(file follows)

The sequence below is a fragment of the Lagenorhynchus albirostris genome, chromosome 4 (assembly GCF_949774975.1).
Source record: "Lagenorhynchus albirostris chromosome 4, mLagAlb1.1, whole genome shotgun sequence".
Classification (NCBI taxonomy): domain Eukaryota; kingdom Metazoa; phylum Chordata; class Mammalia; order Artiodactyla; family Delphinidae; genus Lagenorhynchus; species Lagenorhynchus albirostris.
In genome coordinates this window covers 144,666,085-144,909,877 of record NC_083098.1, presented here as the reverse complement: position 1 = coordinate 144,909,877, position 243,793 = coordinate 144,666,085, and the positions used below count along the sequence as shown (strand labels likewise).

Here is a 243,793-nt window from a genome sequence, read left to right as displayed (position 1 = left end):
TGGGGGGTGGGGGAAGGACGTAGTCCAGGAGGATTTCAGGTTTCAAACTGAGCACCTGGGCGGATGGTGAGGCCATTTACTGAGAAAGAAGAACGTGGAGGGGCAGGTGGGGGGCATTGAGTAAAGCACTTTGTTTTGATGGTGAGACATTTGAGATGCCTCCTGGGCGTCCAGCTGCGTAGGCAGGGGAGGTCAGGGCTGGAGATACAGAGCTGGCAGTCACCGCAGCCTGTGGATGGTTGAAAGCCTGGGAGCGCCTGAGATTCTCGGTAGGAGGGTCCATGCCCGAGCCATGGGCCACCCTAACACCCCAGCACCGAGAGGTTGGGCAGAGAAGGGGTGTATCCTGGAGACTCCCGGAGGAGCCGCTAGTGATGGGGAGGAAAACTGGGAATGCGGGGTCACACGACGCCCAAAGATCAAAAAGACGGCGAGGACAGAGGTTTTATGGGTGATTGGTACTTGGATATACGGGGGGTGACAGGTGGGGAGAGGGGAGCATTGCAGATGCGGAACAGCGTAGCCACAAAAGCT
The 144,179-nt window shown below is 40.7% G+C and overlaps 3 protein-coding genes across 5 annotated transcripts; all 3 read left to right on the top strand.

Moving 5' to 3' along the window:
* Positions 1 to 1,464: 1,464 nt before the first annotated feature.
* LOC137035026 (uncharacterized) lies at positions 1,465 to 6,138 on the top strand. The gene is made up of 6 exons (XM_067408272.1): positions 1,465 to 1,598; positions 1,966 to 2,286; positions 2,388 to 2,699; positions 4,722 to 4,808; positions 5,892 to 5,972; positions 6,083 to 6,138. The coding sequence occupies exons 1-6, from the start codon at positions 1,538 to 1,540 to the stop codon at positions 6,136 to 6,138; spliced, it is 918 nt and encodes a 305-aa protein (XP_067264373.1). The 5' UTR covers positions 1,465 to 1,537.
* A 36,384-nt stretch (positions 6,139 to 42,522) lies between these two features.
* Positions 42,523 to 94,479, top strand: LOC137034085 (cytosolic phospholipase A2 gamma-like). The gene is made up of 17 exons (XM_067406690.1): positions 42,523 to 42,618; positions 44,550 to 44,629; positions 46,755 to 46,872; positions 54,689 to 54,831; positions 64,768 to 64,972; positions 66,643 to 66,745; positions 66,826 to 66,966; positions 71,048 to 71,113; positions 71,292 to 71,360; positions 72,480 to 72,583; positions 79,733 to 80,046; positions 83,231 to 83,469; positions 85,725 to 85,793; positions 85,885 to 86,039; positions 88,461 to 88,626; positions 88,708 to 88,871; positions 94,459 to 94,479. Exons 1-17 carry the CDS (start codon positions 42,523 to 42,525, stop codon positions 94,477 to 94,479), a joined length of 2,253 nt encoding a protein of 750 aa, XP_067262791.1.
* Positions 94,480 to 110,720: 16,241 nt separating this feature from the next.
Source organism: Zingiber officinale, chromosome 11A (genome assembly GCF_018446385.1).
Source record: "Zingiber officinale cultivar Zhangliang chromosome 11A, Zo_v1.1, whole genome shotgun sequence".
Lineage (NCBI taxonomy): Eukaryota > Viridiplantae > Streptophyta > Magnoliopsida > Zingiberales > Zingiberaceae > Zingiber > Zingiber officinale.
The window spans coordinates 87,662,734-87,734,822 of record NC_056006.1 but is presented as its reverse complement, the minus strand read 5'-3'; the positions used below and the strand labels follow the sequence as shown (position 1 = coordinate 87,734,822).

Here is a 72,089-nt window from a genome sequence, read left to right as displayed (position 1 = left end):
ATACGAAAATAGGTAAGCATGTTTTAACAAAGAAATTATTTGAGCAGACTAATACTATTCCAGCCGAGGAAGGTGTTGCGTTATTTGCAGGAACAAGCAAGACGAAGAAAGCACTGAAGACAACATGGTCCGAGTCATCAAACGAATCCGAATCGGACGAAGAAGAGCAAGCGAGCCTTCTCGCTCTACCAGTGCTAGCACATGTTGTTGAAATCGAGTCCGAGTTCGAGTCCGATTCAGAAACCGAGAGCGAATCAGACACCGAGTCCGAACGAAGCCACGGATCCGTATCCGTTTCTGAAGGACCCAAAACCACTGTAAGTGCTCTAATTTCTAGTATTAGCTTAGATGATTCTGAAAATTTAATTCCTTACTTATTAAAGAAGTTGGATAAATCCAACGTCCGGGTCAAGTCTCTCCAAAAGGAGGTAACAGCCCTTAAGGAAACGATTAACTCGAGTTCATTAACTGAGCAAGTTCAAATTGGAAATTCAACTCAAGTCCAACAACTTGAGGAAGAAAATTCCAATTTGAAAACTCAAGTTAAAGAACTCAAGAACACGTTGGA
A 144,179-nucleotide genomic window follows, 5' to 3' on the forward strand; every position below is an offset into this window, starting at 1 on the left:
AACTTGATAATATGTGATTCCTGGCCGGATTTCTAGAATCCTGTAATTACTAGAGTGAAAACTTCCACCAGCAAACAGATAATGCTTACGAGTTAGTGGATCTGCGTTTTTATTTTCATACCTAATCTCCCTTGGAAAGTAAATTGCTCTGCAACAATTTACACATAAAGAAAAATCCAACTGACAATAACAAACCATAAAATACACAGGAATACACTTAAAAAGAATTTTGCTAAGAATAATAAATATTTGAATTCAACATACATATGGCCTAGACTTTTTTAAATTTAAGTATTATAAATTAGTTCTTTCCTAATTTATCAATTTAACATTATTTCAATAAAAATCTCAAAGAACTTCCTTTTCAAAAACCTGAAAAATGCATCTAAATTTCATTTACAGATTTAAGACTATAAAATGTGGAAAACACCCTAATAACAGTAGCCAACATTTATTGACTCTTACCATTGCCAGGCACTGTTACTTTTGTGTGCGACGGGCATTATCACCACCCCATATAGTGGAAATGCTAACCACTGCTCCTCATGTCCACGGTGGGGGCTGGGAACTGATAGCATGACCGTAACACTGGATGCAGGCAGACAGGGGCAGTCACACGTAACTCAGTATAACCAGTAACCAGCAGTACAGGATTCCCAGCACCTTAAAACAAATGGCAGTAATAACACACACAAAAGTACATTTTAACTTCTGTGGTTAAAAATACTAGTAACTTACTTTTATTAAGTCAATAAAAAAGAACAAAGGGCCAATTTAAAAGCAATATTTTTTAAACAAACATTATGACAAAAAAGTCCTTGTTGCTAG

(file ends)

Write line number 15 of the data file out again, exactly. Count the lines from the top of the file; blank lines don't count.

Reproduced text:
Source record: "Zingiber officinale cultivar Zhangliang chromosome 11A, Zo_v1.1, whole genome shotgun sequence".